Guatemalan President-elect Alejandro Giammattei has demanded respect from his US counterpart Donald Trump over Central America’s migration crisis.
In an interview with AFP on Tuesday, Giammattei said he would not seek confrontation with the US President.
“All diplomacy comes down to reciprocity,” said Giammattei, a 63-year-old conservative who defeated former first lady Sandra Torres in Sunday’s run-off vote.
“If he respects me, I respect him, if he treats me well, I treat him well, if he treats me badly, I treat him badly,” said Giammattei in the interview late Monday.
Giammattei said he views “with concern” a controversial migration pact agreed by his predecessor Jimmy Morales, that would allow Washington to send most Honduran and Salvadoran asylum seekers who passed through Guatemala back to the poor, crime-ridden country.
The deal has been strongly criticized in Guatemala, not least by NGOs who say the country does not even have the resources to look after its own population.
But the president-elect has so far avoided taking a strong position on the US deal, which he said would have to be submitted to Guatemalan lawmakers for approval.
Central America’s migration problem is not new, he said, but “it was magnified because it’s become a theme of the political campaign in the United States.”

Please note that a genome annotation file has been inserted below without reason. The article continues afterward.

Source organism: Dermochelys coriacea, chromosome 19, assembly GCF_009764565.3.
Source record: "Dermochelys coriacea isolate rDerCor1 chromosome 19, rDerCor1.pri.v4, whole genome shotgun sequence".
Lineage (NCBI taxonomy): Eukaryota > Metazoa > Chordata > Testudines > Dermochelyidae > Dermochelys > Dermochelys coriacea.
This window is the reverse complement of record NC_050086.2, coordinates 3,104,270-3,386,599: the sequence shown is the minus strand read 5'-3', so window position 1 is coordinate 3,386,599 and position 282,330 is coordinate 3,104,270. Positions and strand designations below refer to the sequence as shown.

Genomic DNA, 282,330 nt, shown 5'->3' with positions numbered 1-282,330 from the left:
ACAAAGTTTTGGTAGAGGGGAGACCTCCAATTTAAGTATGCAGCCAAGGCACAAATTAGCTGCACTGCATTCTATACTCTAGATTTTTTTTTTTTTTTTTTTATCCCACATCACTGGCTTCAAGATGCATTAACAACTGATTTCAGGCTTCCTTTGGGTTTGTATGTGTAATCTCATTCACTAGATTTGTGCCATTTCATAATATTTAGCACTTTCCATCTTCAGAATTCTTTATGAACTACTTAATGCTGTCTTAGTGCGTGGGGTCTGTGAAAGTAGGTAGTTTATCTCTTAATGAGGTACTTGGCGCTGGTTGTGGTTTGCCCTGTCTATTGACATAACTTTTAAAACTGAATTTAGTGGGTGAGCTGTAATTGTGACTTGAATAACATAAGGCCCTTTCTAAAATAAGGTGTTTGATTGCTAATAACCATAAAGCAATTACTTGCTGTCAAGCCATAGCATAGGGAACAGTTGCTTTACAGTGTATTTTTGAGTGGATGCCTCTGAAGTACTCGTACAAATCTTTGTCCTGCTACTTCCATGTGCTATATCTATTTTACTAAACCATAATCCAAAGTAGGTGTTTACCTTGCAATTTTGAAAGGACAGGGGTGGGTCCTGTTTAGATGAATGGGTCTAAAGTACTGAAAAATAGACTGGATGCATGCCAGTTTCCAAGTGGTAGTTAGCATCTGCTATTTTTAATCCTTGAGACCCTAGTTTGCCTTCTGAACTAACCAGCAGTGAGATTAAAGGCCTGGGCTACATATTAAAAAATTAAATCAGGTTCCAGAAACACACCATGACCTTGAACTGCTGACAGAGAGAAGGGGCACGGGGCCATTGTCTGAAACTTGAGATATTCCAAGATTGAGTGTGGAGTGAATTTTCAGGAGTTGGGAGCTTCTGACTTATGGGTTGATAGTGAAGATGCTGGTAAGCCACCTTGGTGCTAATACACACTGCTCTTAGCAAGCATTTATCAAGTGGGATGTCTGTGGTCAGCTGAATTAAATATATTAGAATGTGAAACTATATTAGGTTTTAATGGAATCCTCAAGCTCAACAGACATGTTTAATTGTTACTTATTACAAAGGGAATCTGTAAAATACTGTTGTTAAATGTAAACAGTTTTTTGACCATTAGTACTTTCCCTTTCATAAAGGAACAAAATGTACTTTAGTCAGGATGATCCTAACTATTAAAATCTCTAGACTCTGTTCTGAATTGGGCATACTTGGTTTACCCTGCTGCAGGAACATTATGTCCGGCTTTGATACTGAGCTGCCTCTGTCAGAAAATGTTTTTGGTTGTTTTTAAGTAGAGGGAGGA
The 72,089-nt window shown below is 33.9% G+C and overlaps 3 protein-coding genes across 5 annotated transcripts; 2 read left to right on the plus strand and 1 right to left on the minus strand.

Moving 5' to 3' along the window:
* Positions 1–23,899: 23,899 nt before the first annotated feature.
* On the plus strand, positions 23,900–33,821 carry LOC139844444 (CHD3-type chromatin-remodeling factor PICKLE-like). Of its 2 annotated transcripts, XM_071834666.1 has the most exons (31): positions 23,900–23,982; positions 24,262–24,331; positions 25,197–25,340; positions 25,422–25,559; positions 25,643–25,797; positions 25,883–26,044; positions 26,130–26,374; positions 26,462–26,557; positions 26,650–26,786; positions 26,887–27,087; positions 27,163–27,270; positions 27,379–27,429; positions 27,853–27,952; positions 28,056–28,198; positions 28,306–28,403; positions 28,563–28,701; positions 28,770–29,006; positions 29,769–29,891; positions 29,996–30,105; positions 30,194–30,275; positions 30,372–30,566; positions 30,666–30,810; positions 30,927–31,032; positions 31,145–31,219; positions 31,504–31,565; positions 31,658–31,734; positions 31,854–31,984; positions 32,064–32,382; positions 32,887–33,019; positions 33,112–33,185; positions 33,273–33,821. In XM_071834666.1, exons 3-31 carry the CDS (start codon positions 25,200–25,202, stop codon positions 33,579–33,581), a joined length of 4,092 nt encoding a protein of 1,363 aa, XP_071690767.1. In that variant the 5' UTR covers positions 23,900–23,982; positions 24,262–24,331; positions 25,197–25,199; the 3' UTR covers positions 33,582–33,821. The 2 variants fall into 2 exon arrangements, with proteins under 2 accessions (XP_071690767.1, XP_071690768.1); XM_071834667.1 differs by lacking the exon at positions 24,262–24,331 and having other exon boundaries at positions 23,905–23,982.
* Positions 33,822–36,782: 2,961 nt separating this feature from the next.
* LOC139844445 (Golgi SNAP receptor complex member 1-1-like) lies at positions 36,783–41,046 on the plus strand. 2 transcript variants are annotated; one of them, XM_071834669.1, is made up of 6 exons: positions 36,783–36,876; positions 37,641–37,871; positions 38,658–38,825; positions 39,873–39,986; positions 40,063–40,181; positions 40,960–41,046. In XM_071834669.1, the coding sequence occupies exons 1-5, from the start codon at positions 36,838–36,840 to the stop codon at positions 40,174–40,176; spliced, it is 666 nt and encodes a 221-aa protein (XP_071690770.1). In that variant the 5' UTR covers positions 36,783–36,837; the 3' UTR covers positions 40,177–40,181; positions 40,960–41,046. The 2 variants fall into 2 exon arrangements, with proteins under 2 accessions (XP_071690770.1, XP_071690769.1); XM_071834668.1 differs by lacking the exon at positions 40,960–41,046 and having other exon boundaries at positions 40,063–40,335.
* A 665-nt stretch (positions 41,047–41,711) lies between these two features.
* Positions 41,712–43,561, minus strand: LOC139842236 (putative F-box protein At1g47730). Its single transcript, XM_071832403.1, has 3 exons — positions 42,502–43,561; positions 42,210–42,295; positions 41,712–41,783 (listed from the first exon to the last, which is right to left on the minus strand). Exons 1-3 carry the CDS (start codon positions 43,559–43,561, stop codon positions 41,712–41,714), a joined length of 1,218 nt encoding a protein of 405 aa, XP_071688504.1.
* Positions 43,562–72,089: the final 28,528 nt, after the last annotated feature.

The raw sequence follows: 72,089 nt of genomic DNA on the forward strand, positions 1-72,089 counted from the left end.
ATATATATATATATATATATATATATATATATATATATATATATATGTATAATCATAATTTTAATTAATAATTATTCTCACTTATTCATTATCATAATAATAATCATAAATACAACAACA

“I understand President Trump’s position,” in the perspective of the campaign, said Giammattei.
“He wants to assert his image as the man who keeps his promises. That’s good. I understand him. I understand President Trump.”
Giammattei, a doctor, takes over from the corruption-tainted Morales in January at the start of a four-year term.
He has pledged to attack the grinding poverty that affects some 60 per cent of Guatemala’s 17.7 population, as well as a murder rate of 4,500 per year, key drivers of illegal migration to the United States.
“People leave because they don’t have housing, because of the low levels of health and education,” he said.